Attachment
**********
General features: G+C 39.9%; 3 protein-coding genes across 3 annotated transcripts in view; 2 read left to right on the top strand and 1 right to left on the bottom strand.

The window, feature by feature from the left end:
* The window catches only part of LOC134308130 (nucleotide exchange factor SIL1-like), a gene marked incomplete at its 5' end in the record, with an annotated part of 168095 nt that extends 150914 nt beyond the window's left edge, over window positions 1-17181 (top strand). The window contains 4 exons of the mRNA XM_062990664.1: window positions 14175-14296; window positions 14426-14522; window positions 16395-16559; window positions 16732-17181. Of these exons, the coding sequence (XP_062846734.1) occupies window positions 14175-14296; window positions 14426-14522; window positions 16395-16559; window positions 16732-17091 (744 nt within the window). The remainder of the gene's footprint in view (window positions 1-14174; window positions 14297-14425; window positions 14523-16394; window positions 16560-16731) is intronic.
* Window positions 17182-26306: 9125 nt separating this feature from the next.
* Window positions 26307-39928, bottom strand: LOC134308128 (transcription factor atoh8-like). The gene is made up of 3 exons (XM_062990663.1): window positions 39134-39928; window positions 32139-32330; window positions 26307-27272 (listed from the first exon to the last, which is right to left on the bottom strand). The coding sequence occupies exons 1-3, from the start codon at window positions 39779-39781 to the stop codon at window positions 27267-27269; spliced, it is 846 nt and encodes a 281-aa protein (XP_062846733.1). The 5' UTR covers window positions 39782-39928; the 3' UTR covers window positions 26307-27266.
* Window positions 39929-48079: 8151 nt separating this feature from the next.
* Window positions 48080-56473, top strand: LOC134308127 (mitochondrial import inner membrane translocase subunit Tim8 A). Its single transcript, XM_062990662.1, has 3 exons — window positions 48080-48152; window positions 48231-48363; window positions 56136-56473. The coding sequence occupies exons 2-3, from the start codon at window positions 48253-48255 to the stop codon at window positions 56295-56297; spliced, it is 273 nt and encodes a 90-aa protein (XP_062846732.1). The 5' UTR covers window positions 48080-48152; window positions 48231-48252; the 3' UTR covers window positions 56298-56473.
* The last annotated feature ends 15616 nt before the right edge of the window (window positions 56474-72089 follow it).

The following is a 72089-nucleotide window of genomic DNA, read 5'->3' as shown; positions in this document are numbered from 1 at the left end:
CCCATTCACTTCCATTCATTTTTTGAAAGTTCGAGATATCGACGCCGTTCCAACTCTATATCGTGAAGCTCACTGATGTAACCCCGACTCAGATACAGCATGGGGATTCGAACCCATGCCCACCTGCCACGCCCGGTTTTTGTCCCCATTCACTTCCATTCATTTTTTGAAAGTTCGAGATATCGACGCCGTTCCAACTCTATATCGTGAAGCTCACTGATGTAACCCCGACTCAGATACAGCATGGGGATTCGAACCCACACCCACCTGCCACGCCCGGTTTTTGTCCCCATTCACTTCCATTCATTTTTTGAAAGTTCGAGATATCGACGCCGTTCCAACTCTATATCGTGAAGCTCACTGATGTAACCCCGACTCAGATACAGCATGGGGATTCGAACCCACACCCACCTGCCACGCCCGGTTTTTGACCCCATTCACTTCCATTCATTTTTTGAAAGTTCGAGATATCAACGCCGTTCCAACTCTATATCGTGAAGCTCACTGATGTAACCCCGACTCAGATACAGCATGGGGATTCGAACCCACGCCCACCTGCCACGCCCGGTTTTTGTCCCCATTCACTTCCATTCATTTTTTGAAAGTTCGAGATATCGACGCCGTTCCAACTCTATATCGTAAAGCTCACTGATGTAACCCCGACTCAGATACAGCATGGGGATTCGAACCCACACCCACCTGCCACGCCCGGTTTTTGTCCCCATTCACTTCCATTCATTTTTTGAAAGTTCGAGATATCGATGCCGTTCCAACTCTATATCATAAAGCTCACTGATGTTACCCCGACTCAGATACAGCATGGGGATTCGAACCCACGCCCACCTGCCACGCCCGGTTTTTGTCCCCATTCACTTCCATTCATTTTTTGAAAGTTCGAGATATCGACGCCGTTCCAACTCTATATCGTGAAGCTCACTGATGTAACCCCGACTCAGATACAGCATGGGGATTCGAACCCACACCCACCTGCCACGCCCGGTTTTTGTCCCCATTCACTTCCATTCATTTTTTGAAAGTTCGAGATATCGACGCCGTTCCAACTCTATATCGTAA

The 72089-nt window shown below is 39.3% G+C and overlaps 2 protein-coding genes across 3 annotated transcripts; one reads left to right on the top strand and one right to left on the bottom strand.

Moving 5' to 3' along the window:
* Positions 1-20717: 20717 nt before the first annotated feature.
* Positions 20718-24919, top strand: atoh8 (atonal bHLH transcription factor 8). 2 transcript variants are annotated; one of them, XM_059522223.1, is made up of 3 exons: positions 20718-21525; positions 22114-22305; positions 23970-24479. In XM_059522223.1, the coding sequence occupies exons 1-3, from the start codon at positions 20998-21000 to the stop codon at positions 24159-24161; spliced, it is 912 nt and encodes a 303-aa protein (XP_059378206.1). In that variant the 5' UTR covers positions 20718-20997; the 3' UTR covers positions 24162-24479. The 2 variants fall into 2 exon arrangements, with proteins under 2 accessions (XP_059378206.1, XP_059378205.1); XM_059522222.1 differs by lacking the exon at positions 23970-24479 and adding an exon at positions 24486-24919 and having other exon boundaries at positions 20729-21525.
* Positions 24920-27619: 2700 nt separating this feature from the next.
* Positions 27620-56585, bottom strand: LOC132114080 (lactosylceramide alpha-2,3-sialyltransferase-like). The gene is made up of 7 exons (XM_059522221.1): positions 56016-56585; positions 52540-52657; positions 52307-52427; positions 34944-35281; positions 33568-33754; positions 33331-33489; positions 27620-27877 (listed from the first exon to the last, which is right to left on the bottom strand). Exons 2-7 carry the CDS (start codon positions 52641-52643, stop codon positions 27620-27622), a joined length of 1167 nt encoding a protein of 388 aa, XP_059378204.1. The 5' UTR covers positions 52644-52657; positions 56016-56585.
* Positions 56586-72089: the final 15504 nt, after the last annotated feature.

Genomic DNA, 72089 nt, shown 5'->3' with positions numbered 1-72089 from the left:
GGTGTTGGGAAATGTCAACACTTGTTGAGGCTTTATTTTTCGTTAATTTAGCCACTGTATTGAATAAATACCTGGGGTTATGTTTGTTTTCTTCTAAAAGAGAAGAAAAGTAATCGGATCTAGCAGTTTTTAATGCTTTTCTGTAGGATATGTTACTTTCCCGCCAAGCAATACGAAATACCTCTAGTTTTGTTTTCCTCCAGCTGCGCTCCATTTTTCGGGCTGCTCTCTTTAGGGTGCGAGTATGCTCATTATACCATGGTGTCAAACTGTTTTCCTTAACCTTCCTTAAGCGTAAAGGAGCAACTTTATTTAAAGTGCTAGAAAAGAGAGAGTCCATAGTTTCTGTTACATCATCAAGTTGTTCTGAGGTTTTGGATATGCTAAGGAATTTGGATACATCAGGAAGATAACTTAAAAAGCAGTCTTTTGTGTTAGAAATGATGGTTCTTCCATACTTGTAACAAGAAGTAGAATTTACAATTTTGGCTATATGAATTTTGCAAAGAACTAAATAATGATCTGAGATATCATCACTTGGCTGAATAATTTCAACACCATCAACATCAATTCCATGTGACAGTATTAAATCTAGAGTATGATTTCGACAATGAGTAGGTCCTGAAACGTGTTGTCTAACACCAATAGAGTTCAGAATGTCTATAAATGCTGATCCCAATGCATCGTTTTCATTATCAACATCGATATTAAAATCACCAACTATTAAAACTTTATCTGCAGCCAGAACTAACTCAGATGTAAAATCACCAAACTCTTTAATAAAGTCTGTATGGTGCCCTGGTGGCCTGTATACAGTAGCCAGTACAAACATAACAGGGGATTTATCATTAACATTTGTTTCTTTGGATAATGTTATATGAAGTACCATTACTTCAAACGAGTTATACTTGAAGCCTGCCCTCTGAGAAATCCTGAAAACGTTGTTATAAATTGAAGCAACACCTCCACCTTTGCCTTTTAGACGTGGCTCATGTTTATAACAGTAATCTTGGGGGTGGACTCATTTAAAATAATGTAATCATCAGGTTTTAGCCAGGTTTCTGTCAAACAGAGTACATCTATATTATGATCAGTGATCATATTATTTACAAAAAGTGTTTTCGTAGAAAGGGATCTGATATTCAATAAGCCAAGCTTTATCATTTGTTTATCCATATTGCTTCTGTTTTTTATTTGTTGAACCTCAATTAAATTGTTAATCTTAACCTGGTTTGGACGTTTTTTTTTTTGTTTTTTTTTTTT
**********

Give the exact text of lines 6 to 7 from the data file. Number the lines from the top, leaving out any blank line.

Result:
* Window positions 39929-48079: 8151 nt separating this feature from the next.
* Window positions 48080-56473, top strand: LOC134308127 (mitochondrial import inner membrane translocase subunit Tim8 A). Its single transcript, XM_062990662.1, has 3 exons — window positions 48080-48152; window positions 48231-48363; window positions 56136-56473. The coding sequence occupies exons 2-3, from the start codon at window positions 48253-48255 to the stop codon at window positions 56295-56297; spliced, it is 273 nt and encodes a 90-aa protein (XP_062846732.1). The 5' UTR covers window positions 48080-48152; window positions 48231-48252; the 3' UTR covers window positions 56298-56473.